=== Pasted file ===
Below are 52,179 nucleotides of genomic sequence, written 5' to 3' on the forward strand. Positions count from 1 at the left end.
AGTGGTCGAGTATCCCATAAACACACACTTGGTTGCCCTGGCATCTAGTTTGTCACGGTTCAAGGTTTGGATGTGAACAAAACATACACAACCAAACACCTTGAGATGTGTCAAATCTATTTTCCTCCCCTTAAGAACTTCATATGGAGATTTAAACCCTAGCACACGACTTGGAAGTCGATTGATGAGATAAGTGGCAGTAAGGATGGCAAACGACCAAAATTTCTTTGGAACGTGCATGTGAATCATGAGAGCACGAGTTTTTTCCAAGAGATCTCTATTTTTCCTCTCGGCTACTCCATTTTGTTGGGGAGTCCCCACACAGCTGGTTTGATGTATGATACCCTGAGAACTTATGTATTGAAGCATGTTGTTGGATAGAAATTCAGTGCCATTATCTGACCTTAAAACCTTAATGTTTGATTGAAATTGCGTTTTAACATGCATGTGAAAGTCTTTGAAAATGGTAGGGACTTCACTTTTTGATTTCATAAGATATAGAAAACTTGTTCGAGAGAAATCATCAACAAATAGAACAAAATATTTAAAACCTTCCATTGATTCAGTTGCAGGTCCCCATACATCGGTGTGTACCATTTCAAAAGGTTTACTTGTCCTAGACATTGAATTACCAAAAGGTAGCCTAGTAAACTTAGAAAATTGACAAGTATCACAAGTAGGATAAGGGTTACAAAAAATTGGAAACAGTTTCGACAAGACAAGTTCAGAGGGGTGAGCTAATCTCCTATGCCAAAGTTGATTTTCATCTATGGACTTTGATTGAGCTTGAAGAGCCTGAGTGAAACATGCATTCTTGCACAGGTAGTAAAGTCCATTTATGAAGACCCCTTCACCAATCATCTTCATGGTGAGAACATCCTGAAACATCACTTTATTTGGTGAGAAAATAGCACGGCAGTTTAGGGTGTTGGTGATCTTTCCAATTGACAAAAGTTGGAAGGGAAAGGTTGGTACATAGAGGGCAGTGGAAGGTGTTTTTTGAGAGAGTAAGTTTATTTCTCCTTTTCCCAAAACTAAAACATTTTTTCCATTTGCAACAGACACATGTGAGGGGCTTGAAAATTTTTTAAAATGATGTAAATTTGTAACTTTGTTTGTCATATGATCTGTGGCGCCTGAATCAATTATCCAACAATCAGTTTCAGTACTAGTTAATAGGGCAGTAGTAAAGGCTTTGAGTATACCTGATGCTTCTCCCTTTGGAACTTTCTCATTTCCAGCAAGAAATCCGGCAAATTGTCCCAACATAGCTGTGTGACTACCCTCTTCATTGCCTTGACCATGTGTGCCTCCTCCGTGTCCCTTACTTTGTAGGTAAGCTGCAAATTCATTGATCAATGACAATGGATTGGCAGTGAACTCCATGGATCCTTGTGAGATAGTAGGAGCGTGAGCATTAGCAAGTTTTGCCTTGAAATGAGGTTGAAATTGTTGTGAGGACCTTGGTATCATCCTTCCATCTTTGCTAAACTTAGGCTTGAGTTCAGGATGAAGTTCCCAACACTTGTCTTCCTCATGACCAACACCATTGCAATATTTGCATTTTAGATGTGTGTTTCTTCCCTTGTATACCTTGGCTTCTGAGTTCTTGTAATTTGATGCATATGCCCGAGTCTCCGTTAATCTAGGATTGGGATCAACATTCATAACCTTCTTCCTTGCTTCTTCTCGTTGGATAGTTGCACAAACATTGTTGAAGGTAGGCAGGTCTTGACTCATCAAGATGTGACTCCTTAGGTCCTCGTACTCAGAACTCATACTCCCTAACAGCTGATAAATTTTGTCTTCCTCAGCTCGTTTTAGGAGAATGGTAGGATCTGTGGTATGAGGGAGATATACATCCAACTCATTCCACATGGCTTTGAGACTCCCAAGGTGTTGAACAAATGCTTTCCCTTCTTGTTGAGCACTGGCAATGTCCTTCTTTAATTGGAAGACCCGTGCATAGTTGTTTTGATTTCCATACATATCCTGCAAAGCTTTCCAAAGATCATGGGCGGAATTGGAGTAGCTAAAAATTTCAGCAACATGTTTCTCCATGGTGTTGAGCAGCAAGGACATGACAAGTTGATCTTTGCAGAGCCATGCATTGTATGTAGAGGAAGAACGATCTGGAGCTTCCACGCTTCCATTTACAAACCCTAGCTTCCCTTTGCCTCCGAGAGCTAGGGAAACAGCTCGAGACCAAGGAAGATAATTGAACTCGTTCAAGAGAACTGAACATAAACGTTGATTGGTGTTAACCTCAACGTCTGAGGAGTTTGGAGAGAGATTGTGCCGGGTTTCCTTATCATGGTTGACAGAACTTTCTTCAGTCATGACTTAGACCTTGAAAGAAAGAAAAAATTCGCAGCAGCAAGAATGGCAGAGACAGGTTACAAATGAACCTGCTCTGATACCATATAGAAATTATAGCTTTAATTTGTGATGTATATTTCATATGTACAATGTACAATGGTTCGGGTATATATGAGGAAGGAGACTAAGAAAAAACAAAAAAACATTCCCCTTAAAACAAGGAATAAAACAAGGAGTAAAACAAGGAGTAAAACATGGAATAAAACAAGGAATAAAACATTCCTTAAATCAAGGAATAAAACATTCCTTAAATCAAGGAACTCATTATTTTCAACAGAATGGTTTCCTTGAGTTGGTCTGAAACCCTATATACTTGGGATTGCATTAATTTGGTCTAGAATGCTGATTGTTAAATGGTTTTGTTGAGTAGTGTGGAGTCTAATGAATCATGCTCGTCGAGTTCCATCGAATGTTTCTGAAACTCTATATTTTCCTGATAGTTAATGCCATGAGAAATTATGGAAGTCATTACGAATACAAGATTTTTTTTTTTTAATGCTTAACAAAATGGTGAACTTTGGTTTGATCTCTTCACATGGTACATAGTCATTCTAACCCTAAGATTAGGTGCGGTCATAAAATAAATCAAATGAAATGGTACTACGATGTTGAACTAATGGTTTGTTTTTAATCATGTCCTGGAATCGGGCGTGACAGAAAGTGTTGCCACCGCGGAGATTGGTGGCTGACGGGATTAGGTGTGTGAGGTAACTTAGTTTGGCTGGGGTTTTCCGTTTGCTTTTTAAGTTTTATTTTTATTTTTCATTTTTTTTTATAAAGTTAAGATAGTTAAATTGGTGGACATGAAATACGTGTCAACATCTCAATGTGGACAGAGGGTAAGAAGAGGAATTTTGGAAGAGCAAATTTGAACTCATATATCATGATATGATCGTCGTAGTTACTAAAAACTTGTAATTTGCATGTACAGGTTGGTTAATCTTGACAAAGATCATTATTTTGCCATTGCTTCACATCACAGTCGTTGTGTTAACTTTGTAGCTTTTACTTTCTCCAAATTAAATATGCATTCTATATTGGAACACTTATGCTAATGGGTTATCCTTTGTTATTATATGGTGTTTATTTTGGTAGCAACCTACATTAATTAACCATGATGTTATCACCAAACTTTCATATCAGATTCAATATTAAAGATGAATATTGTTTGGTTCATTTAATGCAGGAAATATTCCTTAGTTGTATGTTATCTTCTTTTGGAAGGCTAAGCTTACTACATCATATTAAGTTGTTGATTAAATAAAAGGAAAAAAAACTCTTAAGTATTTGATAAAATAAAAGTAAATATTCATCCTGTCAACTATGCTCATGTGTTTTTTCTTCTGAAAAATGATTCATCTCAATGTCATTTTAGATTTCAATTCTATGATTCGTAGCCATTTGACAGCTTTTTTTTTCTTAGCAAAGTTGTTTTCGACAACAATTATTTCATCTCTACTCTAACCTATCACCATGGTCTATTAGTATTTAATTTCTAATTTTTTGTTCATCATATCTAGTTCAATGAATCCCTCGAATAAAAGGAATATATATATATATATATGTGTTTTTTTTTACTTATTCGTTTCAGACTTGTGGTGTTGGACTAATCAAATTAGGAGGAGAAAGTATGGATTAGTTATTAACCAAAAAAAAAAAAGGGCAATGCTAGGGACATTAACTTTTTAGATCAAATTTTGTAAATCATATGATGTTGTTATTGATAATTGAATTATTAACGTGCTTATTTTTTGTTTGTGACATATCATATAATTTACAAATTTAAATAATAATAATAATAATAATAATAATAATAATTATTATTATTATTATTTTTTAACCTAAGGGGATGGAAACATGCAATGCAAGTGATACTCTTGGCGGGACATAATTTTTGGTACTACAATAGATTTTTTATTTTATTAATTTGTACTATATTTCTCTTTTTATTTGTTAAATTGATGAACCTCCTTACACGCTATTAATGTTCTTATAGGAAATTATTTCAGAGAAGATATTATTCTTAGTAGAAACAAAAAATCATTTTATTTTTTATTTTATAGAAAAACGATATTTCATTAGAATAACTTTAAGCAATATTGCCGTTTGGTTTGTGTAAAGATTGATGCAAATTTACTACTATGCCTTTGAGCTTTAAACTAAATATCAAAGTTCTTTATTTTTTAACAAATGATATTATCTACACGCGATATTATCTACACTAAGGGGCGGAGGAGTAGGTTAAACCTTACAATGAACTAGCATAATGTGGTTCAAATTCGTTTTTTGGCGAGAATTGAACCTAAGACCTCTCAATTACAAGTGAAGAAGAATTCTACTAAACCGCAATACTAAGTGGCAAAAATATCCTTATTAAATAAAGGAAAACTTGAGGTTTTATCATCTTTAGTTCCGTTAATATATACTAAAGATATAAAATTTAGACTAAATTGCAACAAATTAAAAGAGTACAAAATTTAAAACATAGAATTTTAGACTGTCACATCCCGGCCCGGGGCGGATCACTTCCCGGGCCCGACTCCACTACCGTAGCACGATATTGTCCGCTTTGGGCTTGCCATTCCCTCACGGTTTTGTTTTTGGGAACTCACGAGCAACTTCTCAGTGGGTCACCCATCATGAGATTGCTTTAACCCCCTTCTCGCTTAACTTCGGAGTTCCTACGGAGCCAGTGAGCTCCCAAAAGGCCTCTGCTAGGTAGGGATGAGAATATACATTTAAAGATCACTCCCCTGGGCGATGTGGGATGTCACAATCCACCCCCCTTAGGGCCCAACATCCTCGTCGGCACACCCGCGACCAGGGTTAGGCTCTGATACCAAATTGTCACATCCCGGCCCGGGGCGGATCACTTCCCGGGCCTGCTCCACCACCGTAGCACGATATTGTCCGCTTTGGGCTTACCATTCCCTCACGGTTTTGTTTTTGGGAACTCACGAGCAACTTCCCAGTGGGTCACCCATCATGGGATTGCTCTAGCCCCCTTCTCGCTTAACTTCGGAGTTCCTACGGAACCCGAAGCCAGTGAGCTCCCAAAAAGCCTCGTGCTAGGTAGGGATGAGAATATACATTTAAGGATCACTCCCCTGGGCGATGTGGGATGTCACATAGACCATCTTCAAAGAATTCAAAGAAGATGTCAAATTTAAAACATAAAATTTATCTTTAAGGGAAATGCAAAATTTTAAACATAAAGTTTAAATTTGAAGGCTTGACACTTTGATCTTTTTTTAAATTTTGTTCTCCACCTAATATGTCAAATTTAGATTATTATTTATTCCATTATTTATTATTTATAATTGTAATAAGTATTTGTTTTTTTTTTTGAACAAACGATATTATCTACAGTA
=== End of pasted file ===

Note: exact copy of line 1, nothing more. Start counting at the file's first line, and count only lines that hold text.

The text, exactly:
Below are 52,179 nucleotides of genomic sequence, written 5' to 3' on the forward strand. Positions count from 1 at the left end.